Every Thursday, 5:30-7:30 pm via Zoom.

To join our free online Thursday English class, email us your name, what country you are originally from, and where you live now.

If you qualify, we will add you to our waiting list. When you reach the top of the waiting list, we will email you the Zoom URL for our next class.

For more information on how to join our free online Zoom classes, see our Free Online Classes page.

Our in-person Classes are currently still on hold because of the Coronavirus

Teachers at the Saturday morning class.
Each class we practice listening, speaking, reading, and writing for beginners, intermediate, and advanced students. The class offers whole group and small group lessons. We have fun learning about American culture. Everyone is welcome.

Student FAQ (Frequently Asked Questions)

Do I have to register in advance?

No. You can just walk in. The library staff will show you where our class is meeting. Our teachers will welcome you and help you get started.

Is there a fee?

No. There are no fees or charges or costs of any kind for students.

Do I have to pay for a book?

No. There are no books required. Occasional worksheets and materials will be provided for you free of charge. It is a good idea to bring your own notebook and a pencil so you can take notes.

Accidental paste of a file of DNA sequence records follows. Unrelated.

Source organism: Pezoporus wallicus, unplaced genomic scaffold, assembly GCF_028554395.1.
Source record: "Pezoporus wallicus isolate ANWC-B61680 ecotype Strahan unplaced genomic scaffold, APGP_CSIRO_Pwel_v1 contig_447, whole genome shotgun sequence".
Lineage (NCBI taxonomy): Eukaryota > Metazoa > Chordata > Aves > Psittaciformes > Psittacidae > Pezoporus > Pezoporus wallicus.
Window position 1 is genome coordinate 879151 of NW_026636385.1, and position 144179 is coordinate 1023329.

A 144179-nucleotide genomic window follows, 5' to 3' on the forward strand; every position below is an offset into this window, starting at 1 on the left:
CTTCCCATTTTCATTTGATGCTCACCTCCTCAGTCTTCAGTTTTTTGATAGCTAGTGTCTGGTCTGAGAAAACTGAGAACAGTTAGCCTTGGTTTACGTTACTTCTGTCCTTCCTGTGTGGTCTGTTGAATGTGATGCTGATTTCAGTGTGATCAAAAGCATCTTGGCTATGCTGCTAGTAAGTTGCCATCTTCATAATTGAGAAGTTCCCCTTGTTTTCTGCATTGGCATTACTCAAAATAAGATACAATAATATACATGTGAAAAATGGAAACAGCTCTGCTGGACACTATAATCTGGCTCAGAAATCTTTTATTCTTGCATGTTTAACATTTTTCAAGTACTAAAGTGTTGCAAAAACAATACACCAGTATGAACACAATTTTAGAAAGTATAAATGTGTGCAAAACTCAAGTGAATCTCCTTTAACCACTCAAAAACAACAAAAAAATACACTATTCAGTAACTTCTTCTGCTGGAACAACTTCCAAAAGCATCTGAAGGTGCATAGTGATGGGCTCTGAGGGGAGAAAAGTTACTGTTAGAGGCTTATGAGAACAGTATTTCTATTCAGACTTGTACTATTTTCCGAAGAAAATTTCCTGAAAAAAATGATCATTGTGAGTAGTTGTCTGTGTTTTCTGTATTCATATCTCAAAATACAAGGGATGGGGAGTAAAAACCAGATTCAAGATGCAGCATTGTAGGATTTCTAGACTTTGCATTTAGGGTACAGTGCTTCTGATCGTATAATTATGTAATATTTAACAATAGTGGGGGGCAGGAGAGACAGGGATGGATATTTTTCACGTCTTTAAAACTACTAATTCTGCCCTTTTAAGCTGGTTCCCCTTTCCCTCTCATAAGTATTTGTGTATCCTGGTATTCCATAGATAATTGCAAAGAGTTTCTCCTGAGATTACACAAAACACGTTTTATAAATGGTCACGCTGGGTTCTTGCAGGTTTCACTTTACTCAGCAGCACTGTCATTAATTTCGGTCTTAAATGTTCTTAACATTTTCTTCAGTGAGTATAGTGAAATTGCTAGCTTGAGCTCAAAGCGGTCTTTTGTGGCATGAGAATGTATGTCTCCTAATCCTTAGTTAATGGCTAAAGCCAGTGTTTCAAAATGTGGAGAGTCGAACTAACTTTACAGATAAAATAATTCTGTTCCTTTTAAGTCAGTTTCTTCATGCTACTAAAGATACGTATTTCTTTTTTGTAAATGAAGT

Do I have to attend both the Saturday and Thursday classes? I don't have time to go twice a week.

No, you do not have to attend both classes. You can attend just once a week. Pick the best day for you.

May I attend both or all classes if I want to? I want to practice!

Yes, you can attend all classes. There are different teachers in the Tuesday, Thursday, and Saturday classes. The classes offer different topics, depending on attendance.

Do classes meet during the summer?

Yes. All three of our classes continue to meet during the summer.

Is there free parking?

Yes. For the Maplewood Library, there is a small parking lot. There is also free parking on Dewey Ave. and on Augustine St. For the Irondequoit Library, there is lots of parking in the rear of the building.